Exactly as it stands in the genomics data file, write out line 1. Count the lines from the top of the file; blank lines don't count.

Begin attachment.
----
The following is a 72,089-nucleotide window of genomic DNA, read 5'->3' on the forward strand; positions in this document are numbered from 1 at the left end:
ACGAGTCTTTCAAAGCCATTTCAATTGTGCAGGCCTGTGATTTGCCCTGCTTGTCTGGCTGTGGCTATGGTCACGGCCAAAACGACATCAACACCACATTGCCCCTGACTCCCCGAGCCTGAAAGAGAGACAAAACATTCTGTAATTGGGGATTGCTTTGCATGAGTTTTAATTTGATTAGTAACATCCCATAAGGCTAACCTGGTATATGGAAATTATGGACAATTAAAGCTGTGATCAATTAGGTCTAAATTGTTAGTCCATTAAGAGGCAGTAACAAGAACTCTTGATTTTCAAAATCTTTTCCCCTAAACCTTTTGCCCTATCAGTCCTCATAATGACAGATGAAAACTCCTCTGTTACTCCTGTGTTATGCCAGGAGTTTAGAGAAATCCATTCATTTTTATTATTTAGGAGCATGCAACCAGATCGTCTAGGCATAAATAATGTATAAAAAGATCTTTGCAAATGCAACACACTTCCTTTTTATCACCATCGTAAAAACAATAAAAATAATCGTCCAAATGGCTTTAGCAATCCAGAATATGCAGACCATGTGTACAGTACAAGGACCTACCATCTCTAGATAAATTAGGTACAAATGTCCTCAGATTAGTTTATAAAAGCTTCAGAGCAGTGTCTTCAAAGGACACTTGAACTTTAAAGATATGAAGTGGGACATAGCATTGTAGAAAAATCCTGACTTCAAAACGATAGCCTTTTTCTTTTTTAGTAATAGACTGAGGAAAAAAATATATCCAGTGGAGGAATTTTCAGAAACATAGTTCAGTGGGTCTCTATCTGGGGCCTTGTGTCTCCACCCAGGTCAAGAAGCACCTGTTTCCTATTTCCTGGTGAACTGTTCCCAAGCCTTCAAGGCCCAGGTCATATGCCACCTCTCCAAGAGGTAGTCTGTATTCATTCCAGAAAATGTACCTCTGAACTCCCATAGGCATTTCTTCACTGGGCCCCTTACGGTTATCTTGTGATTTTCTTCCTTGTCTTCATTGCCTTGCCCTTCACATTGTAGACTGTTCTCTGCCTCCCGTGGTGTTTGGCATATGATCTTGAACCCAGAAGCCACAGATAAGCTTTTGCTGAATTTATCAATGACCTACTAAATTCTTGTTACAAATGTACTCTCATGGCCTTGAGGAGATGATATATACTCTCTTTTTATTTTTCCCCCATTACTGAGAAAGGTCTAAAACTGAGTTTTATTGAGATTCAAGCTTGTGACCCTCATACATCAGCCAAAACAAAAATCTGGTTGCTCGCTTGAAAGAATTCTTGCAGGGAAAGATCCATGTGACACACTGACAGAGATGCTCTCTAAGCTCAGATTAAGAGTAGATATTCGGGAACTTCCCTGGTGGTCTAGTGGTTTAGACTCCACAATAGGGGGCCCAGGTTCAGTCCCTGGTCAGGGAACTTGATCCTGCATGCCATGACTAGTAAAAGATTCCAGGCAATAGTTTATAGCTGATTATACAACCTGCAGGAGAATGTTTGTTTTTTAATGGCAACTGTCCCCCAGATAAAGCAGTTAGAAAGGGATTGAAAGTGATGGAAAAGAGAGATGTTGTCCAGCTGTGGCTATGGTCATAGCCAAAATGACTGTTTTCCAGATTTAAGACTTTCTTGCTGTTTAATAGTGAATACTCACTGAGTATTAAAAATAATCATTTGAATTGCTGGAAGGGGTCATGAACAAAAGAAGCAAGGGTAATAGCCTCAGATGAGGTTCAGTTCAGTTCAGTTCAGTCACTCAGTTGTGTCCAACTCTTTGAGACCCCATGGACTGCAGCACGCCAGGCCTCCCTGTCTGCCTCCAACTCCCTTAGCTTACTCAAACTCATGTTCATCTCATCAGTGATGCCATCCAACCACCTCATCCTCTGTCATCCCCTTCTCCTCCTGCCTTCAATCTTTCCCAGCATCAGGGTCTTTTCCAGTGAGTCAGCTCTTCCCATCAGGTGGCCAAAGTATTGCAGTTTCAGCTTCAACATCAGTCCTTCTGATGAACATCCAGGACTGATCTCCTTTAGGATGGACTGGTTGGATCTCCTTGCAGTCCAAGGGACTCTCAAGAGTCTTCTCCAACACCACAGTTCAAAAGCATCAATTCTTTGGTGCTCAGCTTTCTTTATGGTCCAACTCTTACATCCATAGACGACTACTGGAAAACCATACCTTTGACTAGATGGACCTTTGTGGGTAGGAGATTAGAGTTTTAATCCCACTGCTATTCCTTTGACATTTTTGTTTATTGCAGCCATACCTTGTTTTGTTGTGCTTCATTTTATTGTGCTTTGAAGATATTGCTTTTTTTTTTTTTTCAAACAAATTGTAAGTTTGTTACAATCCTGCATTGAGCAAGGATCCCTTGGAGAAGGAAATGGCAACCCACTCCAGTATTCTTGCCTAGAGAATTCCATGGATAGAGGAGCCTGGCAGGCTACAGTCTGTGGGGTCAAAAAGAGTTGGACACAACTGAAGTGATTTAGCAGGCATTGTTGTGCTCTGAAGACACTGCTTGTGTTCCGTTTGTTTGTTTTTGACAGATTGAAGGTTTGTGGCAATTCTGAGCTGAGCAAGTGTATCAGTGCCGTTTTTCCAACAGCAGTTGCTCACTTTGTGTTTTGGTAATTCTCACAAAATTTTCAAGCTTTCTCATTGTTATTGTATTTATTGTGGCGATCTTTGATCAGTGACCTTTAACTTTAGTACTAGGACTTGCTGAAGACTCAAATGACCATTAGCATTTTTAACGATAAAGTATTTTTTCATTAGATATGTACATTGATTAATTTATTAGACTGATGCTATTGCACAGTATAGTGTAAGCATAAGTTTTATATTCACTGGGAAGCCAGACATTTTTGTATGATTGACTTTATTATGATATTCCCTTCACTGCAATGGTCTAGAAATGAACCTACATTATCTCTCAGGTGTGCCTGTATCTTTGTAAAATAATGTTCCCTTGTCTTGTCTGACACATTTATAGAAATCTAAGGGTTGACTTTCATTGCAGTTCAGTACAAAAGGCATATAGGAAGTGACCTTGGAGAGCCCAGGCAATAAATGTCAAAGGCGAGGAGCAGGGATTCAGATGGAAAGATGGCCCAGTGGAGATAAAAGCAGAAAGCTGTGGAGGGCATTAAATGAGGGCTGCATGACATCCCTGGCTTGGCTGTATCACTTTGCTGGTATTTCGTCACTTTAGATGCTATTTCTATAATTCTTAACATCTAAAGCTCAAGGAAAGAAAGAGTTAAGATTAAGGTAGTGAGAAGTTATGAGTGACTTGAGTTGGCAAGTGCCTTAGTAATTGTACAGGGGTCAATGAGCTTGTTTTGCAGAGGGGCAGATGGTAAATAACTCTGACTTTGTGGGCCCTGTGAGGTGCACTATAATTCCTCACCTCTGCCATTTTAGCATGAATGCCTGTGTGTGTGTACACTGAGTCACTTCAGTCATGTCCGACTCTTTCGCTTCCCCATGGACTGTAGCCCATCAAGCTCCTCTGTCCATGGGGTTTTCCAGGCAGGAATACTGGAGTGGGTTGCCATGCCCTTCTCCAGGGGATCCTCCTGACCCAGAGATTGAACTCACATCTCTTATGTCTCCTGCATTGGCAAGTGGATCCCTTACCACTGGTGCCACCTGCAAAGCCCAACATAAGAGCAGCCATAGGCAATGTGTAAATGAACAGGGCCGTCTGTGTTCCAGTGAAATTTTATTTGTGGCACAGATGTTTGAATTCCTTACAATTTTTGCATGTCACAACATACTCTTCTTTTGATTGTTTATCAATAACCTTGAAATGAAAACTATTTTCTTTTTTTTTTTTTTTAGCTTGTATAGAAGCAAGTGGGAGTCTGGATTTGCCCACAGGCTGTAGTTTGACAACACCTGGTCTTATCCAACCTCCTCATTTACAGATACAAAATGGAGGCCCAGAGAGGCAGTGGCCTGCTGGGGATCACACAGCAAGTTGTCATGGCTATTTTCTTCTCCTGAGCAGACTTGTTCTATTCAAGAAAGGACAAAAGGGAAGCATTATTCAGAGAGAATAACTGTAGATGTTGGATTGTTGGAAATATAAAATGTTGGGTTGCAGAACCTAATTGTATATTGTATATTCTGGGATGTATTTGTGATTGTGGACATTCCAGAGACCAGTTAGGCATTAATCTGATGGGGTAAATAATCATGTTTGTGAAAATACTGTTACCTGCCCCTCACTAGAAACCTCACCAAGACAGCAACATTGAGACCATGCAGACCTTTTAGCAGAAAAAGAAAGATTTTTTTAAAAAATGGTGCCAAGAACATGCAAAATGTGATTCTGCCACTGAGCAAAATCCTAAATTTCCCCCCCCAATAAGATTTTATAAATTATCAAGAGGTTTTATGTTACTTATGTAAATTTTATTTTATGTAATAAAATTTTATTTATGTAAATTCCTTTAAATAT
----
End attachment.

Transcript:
The following is a 72,089-nucleotide window of genomic DNA, read 5'->3' on the forward strand; positions in this document are numbered from 1 at the left end: